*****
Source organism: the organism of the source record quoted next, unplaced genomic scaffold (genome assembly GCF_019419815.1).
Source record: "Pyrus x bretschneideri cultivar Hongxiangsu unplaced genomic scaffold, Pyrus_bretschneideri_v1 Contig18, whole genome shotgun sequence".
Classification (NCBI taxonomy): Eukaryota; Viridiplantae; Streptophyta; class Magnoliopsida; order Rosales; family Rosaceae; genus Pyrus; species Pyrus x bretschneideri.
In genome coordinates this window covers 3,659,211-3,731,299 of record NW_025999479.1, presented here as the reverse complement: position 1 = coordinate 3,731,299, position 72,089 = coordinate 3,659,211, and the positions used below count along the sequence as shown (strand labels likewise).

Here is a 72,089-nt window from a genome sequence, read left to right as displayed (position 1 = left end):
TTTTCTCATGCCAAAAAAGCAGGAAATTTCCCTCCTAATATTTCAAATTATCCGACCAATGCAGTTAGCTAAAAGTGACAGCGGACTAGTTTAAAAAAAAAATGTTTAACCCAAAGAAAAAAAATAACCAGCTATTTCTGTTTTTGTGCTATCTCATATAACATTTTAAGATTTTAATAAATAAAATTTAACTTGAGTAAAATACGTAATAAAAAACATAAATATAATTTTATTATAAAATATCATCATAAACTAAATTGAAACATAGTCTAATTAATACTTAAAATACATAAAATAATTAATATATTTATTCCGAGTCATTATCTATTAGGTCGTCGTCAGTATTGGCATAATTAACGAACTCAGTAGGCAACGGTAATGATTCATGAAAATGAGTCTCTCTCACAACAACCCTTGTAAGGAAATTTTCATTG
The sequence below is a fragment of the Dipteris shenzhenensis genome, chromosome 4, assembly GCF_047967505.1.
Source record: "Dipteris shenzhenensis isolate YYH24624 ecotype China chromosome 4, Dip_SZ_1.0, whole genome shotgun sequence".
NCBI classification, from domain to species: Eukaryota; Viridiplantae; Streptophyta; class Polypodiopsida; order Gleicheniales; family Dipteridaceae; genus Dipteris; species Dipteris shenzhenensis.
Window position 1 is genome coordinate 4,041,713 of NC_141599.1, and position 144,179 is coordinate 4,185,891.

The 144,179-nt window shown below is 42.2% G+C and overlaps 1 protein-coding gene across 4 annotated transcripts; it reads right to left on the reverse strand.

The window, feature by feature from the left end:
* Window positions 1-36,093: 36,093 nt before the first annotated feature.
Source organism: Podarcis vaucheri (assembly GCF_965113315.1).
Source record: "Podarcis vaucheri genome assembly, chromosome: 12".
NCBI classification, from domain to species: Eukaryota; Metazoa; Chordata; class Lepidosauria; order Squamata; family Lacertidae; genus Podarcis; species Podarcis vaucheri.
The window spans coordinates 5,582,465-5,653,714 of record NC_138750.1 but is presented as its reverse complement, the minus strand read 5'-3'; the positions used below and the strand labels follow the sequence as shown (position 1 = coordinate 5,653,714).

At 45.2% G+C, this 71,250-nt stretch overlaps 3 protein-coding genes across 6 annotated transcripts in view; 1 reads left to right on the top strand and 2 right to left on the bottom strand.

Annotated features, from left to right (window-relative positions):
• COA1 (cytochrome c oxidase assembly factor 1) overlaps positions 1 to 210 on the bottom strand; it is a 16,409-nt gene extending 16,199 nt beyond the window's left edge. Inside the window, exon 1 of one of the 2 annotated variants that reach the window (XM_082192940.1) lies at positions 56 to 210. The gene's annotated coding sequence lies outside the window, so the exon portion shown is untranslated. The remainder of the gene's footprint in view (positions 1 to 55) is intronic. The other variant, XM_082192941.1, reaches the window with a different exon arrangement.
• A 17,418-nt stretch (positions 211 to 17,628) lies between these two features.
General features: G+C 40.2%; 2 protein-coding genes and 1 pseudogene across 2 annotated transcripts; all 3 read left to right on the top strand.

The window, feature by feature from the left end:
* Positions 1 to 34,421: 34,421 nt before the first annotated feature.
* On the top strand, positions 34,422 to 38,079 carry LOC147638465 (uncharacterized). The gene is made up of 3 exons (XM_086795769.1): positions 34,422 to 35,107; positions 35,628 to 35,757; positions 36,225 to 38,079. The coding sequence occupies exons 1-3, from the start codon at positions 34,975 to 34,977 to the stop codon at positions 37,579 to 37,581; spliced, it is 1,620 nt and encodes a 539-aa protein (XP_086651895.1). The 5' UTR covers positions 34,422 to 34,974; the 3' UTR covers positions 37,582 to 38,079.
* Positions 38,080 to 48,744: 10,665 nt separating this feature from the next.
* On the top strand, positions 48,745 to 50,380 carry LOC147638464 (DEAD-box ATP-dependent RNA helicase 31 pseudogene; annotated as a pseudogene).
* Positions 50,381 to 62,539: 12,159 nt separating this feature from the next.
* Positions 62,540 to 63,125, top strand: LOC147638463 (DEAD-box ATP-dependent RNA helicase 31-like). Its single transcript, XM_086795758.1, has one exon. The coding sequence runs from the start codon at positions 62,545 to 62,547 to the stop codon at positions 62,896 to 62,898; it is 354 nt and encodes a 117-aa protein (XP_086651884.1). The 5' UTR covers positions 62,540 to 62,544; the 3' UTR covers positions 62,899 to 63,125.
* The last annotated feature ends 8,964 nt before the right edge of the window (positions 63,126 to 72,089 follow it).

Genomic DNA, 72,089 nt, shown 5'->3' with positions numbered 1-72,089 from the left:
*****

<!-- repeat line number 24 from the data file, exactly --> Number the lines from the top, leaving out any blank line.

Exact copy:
* Positions 1 to 34,421: 34,421 nt before the first annotated feature.